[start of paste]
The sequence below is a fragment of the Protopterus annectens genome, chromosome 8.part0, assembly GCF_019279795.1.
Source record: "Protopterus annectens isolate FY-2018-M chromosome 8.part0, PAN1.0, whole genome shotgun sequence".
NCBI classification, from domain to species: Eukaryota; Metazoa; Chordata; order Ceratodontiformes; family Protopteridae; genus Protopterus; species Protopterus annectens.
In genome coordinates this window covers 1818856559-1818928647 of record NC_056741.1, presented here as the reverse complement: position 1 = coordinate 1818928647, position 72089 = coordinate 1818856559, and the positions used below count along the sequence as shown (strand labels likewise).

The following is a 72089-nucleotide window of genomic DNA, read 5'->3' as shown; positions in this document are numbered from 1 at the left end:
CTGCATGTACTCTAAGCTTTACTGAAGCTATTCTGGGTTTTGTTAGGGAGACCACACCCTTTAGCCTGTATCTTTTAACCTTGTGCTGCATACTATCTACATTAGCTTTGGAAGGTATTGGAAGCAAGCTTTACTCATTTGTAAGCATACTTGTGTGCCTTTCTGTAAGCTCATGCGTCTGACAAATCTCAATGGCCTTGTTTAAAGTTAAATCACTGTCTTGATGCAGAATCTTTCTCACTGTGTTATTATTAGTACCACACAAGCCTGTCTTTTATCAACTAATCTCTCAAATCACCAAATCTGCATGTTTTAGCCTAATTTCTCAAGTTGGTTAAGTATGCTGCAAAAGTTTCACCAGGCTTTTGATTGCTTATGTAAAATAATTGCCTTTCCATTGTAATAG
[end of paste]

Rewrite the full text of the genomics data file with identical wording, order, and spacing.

The sequence below is a fragment of the Protopterus annectens genome, chromosome 8.part0, assembly GCF_019279795.1.
Source record: "Protopterus annectens isolate FY-2018-M chromosome 8.part0, PAN1.0, whole genome shotgun sequence".
NCBI classification, from domain to species: Eukaryota; Metazoa; Chordata; order Ceratodontiformes; family Protopteridae; genus Protopterus; species Protopterus annectens.
In genome coordinates this window covers 1818856559-1818928647 of record NC_056741.1, presented here as the reverse complement: position 1 = coordinate 1818928647, position 72089 = coordinate 1818856559, and the positions used below count along the sequence as shown (strand labels likewise).

The following is a 72089-nucleotide window of genomic DNA, read 5'->3' as shown; positions in this document are numbered from 1 at the left end:
CTGCATGTACTCTAAGCTTTACTGAAGCTATTCTGGGTTTTGTTAGGGAGACCACACCCTTTAGCCTGTATCTTTTAACCTTGTGCTGCATACTATCTACATTAGCTTTGGAAGGTATTGGAAGCAAGCTTTACTCATTTGTAAGCATACTTGTGTGCCTTTCTGTAAGCTCATGCGTCTGACAAATCTCAATGGCCTTGTTTAAAGTTAAATCACTGTCTTGATGCAGAATCTTTCTCACTGTGTTATTATTAGTACCACACAAGCCTGTCTTTTATCAACTAATCTCTCAAATCACCAAATCTGCATGTTTTAGCCTAATTTCTCAAGTTGGTTAAGTATGCTGCAAAAGTTTCACCAGGCTTTTGATTGCTTATGTAAAATAATTGCCTTTCCATTGTAATAG